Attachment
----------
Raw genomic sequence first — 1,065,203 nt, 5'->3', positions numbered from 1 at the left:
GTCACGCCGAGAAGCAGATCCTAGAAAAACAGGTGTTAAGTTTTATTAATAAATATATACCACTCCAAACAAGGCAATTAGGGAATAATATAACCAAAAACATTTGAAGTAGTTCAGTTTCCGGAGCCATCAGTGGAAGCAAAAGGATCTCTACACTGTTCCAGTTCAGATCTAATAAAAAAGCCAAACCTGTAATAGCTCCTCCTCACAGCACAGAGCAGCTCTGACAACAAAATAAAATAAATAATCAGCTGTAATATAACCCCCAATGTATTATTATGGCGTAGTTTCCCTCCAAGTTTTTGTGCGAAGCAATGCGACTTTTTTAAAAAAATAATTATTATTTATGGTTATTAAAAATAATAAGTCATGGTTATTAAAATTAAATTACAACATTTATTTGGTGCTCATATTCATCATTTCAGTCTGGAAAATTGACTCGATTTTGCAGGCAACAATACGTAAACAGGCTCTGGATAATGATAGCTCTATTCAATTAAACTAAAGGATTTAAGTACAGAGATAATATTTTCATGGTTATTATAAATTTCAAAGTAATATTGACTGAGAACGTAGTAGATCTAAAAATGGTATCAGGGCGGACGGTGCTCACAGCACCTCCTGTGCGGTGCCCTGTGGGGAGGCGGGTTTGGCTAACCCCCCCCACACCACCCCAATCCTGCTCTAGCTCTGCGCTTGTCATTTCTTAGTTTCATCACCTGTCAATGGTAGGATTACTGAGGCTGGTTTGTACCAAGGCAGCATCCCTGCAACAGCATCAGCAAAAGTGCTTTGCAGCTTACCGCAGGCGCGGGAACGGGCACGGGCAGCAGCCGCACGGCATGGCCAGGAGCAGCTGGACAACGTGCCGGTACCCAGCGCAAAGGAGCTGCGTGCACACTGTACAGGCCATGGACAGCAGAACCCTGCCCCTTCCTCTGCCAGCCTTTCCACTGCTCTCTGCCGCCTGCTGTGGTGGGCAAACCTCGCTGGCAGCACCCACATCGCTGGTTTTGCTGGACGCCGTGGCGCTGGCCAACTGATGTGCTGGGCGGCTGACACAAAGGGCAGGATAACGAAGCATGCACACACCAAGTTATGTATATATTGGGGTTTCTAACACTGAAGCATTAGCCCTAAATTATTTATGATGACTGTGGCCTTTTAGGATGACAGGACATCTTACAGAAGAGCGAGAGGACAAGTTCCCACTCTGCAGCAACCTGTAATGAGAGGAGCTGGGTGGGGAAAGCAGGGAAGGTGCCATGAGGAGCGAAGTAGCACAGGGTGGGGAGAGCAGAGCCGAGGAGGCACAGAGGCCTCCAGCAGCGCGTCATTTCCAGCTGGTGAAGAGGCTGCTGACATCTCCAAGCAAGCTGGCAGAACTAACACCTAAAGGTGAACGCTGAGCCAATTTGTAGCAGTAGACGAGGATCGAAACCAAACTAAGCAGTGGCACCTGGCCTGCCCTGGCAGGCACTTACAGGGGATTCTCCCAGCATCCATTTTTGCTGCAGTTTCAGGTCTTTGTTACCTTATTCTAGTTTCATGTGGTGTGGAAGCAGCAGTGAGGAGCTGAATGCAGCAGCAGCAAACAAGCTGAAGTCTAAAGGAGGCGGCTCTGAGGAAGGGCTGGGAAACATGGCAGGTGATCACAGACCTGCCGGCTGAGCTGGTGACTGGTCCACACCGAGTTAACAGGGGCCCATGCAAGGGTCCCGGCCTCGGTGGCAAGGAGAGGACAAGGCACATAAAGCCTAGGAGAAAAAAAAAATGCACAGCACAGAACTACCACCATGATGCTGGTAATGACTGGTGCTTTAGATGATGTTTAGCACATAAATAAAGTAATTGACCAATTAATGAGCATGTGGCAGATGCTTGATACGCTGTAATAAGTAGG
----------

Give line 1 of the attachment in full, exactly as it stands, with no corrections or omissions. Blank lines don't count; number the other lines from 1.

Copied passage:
Raw genomic sequence first — 1,065,203 nt, 5'->3', positions numbered from 1 at the left: